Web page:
The harshness of permadeath has also been reduced. Now, characters may be killed off, but there are several chances to save them beforehand. From the outset, revival items can be bought to raise killed characters from the dead. Just like in Final Fantasy Tactics, there is a three turn count to raise them before they pass away. Even if they aren’t reached in time, they only lose a “life”, like in a platformer. Characters now have three lives, and only once they’ve been killed three times do you lose them forever. Yet no player will even get to that point, as save scumming is built right into the game. Simply press “L” to activate the “Chariot Tarot”, and you can rewind up to fifty turns. While the “Chariot” is a welcome addition, preventing players from having to start a stage over if they make a mistake, the other methods to save characters are redundant, and discourage the cautious planning of moves.
There is also an intensive focus on character customization via new skills. Originally, skills were scarce and either restricted to classes via their regular abilities or held by special characters; now, characters may learn a plethora of abilities to improve. These range from passive stat boosts available to every class, to “finishing moves”, and interesting class-specific ones. They can turn the tides of battle quickly. Initially, this aspect seems to, again, make things too easy. Yet there are several mitigating factors that help preserve balance. Enemies themselves can learn from the entire range of skills, so the player is forced to learn how to offset these advantages by building their own. There is also a limit of ten skill slots. However, it doesn’t go in the direction of Final Fantasy Tactics by making every character customizable ad infinitum; Terror Knights can’t heal, for instance. Characters are nearly handicapped without them, in some ways starting off worse than they did in the 1995 version. Where once every character could counter any direct physical attack, now counter-attack has to be learned and assigned as a specific skill. Attacks are much weaker and inaccurate without learning the corresponding stat boosts. What this means is that it preserves the feeling of building a team from the ground up.
Every learned spell can be used at any time during battle, whereas before, only four spells at a time could be equipped. This takes away from the micromanagement aspect. It’s no longer necessary to prioritize techniques as limited resources, as they can be drawn from a gigantic pool as needed.
The experience system has been completely overhauled. Characters no longer gain experience individually, and instead, classes as a whole do. This leads to a lot of considerations when it comes time to leave someone on the bench. If there are multiple characters of the same class, and some are left behind, they may all gain experience from a battle, but only participants receive skill points. So the player must decide whether to invest entirely in their most powerful characters, or rotate fighters to spread skill growth across the team. The nature of the game favors a balanced party, so this is a good mechanic to discourage power-leveling two guys.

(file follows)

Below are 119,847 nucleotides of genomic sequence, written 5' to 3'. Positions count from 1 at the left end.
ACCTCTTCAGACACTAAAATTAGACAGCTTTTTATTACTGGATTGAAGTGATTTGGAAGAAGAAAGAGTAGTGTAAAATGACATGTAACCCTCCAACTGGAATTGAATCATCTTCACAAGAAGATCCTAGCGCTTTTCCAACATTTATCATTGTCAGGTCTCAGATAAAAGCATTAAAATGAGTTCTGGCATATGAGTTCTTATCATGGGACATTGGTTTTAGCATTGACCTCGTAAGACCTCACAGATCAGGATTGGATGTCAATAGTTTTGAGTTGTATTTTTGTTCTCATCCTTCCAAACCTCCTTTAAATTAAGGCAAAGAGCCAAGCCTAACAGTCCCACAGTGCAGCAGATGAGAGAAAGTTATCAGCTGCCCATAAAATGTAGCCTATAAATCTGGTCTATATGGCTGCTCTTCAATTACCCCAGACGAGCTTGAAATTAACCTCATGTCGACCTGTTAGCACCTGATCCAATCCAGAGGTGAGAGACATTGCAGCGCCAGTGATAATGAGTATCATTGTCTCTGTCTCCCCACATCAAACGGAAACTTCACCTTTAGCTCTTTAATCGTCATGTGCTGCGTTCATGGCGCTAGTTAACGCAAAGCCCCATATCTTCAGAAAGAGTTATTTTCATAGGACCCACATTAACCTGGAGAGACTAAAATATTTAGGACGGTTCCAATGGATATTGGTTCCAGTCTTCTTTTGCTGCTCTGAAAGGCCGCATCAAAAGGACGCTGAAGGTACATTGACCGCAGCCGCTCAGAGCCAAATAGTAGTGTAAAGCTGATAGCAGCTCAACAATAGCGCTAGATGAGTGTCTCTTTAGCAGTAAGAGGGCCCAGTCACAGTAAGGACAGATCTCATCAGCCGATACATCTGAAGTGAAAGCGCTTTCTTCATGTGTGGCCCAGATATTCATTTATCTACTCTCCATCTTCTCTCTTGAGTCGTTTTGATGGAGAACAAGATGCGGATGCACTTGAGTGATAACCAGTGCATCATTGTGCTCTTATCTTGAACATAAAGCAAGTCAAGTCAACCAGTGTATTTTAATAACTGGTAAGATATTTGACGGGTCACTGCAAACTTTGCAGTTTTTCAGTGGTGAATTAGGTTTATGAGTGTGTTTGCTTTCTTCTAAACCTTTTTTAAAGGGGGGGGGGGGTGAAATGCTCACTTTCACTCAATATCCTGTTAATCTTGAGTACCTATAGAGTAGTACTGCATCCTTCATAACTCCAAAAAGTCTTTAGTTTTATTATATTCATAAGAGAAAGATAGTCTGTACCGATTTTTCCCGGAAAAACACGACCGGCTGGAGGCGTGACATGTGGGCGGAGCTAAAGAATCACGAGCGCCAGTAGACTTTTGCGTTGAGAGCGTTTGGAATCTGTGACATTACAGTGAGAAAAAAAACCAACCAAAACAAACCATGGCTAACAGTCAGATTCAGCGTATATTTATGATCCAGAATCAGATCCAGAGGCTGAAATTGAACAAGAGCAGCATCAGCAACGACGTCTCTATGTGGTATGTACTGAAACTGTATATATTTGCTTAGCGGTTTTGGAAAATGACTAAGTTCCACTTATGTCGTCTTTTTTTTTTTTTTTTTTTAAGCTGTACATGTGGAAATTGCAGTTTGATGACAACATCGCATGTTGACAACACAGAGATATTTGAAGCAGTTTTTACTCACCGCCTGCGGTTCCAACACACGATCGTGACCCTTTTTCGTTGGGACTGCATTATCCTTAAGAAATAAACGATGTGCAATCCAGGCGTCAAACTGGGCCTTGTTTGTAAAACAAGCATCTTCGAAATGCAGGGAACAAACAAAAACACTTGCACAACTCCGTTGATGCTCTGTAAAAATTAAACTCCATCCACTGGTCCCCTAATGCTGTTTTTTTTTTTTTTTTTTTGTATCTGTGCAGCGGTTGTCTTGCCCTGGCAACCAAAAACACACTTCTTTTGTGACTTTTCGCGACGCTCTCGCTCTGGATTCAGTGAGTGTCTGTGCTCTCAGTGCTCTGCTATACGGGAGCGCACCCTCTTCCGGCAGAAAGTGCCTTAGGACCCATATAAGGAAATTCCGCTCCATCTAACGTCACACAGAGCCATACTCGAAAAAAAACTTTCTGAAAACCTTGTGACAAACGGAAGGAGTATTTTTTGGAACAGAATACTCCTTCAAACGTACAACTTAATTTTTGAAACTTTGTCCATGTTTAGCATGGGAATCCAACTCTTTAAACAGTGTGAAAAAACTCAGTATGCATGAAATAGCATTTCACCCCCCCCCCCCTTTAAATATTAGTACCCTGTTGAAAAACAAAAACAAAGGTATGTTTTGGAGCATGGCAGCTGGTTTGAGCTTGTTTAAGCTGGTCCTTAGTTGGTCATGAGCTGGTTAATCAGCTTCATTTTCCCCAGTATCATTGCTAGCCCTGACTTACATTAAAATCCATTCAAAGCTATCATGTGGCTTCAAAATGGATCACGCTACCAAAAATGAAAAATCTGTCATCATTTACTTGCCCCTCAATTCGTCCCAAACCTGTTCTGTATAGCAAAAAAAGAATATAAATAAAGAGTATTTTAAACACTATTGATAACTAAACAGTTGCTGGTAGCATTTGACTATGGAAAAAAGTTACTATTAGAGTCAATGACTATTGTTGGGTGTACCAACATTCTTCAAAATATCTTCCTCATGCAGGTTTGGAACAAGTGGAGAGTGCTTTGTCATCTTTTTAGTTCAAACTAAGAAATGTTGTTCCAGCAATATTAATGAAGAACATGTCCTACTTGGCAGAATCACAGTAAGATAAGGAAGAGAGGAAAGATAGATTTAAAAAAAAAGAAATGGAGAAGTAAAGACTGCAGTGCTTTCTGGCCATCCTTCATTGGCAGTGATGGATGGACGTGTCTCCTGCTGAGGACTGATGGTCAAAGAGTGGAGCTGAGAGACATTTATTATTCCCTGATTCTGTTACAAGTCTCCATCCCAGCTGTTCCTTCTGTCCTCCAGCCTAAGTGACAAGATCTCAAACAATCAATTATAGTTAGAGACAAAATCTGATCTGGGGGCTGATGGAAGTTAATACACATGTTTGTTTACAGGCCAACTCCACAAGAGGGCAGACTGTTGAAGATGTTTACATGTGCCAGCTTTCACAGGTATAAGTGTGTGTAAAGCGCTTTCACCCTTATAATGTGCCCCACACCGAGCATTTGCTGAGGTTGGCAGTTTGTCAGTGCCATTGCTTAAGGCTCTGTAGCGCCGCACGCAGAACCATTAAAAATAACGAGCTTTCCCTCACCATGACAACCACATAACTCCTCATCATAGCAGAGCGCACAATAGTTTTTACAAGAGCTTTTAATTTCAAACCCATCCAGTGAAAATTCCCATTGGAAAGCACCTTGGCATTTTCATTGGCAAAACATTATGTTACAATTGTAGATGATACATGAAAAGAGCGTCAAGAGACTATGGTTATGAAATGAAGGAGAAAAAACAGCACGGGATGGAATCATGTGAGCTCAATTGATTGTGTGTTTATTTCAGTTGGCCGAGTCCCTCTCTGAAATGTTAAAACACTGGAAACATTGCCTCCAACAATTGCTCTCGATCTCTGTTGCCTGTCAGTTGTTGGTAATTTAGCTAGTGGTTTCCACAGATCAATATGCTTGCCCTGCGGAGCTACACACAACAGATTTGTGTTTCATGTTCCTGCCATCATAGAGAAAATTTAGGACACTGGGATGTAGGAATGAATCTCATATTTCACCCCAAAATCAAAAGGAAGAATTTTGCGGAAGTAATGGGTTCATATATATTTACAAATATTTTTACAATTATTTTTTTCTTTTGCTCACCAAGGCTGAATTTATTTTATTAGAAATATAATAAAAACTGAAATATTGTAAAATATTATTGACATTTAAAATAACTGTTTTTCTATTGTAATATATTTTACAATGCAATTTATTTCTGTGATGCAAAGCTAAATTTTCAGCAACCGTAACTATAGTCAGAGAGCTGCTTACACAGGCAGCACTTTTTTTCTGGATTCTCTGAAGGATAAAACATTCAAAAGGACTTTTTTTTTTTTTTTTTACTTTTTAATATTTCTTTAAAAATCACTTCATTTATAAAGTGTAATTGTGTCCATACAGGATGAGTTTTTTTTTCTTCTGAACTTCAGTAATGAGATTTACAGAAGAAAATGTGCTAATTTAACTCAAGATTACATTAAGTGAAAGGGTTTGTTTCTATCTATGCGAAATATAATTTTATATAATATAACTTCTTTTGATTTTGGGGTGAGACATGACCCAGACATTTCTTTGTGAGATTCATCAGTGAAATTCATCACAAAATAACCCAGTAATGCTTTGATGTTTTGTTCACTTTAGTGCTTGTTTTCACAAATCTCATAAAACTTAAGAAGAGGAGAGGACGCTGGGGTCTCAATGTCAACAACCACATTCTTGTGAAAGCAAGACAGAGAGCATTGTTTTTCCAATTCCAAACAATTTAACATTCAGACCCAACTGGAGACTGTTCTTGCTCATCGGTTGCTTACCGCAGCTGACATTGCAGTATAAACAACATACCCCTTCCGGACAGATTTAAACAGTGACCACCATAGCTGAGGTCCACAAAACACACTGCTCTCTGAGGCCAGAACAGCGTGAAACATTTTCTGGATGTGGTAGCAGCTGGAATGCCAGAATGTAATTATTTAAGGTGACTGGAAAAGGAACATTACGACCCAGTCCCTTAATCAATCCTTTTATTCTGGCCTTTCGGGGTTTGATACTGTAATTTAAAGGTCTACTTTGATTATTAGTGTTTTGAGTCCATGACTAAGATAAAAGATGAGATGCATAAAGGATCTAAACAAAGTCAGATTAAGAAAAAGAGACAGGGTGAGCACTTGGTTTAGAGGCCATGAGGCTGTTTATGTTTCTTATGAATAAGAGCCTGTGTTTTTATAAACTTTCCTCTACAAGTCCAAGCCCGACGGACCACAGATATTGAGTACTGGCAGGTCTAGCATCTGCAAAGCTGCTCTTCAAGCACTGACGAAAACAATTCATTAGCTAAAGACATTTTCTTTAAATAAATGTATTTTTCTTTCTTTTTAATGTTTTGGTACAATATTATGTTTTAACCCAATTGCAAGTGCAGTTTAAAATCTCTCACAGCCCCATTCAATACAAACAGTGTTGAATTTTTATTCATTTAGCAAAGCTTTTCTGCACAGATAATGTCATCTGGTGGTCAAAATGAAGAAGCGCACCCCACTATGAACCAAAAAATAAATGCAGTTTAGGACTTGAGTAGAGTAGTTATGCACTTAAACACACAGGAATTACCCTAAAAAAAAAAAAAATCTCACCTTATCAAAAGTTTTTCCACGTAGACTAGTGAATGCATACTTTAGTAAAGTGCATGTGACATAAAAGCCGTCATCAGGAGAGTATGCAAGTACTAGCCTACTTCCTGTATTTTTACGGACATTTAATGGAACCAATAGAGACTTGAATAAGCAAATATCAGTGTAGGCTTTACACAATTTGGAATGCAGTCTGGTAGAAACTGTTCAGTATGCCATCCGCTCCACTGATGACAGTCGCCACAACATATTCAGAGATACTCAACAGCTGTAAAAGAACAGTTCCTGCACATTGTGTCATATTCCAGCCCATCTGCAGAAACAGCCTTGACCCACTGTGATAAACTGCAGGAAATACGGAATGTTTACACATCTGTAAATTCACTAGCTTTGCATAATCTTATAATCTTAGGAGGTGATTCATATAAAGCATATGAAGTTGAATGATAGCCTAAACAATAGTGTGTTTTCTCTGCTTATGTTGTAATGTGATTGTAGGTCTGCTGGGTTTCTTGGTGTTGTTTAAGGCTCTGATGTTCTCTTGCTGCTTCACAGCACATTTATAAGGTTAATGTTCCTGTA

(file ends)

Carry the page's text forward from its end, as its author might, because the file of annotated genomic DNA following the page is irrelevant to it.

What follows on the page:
Tied to this is changing classes and how it affects growth. The first game required high enough stats in certain disciplines and the right character alignment to change classes. In the remake, only items called class marks are needed. When used on new classes, they reset characters to level one. This encourages the player to build their team to their strengths, rather than making esoteric combinations of skills.
Crafting has now been introduced to upgrade gear. This involves having a recipe book and the required materials, which can be purchased or acquired through enemy drops. Gear requires multiple recipes, and multiple components to craft before the base ingredients are assembled. With all the shuffling between collapsible menus, it’s about as tedious and addicting as it sounds.
The 2011 remake of Tactics Ogre thus adds many layers of micromanagement to an already complex game. While battle can be made less difficult due to this, there’s enough going on behind the scenes to challenge players while preparing for the next fight. Extra abilities for characters and the like don’t diminish from the core game substantially, and optimization through specialization was already a staple of the series to begin with. Its additions even make the process of building a squad more addictive, leaving the player with a craving for another session as soon as the last ends. It doesn’t hurt that the story’s presentation is even better this time around, and any effort that calls attention to one of the greatest turn based strategy games can only be a good thing.
Oftentimes, players lament the lack of depth to be found in games today – the stories don’t hold up, the gameplay isn’t as tight. In this case, that sentiment’s exactly right: it’s hard to touch a masterpiece.